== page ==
The Trump administration approved the proposal last year.
The move to private brokers and insurers would decrease enrollment, shift consumers to junk insurance plans that provide inadequate coverage and increase premiums, the lawsuit filed Thursday in U.S. District Court in Washington says. The plaintiffs are two Atlanta-based groups — Planned Parenthood Southeast and Feminist Women's Health Center —, and the suit names the U.S. Treasury and Health and Human Services departments as defendants.
HHS declined comment.
Georgia Gov. Brian Kemp’s administration has said private websites will provide better service and offer more options that will boost insurance coverage in the state.
Critics worry the move will make it harder to shop for insurance and drive healthy people to cheaper plans that provide limited coverage, increasing insurance premiums for older and sicker people who need the comprehensive benefits required by the ACA.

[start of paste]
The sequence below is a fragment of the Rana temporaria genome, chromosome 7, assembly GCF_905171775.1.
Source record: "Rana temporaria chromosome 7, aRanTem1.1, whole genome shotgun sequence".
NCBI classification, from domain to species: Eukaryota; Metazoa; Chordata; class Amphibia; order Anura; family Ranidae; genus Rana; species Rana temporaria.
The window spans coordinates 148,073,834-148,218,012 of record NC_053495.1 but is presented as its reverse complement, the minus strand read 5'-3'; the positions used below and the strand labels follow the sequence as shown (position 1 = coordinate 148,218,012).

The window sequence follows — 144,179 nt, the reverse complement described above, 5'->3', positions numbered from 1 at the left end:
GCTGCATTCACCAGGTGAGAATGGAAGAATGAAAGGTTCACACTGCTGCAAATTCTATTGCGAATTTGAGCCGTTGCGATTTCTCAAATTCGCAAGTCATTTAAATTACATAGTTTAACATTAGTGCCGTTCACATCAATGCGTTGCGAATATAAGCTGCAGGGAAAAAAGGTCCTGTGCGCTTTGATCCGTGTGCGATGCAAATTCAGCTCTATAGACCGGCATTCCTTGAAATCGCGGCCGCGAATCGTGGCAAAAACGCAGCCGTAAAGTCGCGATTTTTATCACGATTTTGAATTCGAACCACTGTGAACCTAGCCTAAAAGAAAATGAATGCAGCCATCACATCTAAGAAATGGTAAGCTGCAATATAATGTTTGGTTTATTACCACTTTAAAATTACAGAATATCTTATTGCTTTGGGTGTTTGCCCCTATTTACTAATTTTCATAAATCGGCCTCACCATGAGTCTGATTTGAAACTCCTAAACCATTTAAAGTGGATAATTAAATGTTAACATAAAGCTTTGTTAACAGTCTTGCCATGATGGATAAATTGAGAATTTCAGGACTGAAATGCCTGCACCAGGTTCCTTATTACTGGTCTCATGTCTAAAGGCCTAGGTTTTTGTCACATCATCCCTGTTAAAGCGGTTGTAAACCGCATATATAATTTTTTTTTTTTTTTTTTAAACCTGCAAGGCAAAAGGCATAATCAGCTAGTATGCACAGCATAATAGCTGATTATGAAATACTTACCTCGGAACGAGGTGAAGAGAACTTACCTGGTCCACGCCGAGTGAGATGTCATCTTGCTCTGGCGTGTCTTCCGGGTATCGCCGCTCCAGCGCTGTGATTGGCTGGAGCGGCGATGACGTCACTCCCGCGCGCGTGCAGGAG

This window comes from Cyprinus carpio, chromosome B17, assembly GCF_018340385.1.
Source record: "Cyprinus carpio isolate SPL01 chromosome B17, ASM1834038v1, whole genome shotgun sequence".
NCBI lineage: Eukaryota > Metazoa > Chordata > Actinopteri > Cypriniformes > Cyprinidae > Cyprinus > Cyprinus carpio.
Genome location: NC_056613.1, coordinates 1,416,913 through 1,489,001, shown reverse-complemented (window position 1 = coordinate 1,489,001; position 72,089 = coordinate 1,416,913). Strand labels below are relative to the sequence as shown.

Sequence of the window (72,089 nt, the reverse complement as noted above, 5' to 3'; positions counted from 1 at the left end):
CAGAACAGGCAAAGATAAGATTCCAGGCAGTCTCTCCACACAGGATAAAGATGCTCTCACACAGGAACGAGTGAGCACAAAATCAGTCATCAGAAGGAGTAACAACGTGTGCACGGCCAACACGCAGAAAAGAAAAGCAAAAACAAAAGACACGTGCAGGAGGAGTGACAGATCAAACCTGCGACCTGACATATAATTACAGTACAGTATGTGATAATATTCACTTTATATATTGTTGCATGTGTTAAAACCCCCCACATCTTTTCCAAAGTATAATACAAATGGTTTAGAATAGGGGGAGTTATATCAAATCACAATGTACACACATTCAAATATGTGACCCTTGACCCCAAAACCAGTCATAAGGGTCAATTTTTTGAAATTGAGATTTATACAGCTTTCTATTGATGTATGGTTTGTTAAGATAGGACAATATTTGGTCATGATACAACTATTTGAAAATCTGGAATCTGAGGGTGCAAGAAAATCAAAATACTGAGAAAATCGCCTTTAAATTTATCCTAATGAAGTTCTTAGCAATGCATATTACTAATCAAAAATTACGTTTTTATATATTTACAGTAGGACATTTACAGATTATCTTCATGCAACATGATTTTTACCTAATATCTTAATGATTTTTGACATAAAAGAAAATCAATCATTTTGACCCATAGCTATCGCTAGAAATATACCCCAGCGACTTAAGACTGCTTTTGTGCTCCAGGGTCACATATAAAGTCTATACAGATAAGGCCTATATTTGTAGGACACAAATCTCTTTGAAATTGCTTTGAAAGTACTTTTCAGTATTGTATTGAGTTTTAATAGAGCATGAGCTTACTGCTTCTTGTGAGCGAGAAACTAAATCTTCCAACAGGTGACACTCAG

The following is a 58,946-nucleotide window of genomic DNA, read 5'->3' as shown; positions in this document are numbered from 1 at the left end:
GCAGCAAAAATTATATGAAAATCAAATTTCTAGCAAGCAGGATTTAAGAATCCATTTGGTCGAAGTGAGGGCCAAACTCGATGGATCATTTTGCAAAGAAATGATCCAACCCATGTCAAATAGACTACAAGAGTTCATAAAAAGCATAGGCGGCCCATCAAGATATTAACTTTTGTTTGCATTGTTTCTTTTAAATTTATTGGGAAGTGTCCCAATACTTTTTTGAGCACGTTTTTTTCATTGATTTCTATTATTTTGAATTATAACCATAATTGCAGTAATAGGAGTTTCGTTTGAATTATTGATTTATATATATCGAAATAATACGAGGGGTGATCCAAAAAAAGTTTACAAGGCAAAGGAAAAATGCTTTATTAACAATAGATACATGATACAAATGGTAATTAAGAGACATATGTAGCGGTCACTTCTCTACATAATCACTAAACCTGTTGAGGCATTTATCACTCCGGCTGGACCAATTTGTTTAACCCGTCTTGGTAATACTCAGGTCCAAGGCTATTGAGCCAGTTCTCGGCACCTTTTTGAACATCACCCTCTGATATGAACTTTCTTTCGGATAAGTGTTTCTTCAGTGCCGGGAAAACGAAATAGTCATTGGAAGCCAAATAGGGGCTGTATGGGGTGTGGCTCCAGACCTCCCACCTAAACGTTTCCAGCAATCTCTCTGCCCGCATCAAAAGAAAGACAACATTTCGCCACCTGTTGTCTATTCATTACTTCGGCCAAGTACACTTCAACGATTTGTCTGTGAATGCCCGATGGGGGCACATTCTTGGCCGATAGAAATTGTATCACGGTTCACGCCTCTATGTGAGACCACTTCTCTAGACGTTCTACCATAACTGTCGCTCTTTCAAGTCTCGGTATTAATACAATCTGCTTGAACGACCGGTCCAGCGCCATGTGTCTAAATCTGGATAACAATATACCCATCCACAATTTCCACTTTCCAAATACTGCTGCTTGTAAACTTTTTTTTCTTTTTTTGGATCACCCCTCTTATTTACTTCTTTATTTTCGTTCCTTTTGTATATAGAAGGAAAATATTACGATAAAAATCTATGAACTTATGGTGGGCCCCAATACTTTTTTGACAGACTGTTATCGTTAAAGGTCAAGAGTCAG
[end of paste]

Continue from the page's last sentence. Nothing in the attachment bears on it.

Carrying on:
The lawsuit says the plan violates the ACA, and the Trump administration failed to follow required administrative procedures before approving it. It seeks a court order invalidating the approval.
Passed in 2010, the ACA extended insurance coverage to millions of Americans by expanding Medicaid and subsidizing premiums for individuals and families who make up to four times the federal poverty level. Georgia has separately received permission for a limited Medicaid expansion.
The move away from Healthcare.gov would occur in 2023. A year before that, the state would implement another part of its ACA plan that would pay a portion of insurance companies’ costs to treat their sickest patients, a relatively small group that incurs the biggest bills. The so-called reinsurance program would allow the companies to lower monthly premiums for all customers, a particular benefit for those who don’t qualify for federal subsidies to cover premiums.
The lawsuit does not contest that part of the plan.